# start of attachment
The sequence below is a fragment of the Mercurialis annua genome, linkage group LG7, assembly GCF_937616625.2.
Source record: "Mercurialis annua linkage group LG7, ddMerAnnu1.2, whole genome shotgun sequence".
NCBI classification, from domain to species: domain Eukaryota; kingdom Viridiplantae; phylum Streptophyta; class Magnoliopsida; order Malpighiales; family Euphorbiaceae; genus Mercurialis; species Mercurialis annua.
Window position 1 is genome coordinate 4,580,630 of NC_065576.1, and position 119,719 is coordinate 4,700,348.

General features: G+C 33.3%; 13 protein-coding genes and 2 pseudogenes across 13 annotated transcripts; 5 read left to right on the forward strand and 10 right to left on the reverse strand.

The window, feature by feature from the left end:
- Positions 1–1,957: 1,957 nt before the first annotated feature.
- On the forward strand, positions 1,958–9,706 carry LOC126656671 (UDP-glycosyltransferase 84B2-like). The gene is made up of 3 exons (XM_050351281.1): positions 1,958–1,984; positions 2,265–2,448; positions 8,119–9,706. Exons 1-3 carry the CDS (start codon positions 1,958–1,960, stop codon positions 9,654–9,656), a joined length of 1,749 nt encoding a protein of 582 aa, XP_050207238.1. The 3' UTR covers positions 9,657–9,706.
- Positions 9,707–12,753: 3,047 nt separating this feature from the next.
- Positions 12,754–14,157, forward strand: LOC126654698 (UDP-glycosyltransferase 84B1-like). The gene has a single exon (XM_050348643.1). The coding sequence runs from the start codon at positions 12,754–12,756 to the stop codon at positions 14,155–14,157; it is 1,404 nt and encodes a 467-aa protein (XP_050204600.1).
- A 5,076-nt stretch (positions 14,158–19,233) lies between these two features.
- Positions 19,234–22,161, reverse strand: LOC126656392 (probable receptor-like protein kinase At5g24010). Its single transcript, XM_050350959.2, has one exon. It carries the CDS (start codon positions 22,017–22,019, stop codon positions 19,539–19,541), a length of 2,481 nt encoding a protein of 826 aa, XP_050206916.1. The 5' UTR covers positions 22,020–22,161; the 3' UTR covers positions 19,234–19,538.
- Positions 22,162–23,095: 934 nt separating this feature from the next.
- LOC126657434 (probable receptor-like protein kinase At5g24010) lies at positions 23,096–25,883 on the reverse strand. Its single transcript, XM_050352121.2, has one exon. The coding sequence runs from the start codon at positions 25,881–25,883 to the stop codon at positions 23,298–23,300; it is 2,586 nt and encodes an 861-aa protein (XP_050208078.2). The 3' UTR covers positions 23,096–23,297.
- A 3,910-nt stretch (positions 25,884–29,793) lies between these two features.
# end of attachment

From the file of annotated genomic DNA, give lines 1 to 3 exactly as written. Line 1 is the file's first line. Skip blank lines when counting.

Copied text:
The sequence below is a fragment of the Mercurialis annua genome, linkage group LG7, assembly GCF_937616625.2.
Source record: "Mercurialis annua linkage group LG7, ddMerAnnu1.2, whole genome shotgun sequence".
NCBI classification, from domain to species: domain Eukaryota; kingdom Viridiplantae; phylum Streptophyta; class Magnoliopsida; order Malpighiales; family Euphorbiaceae; genus Mercurialis; species Mercurialis annua.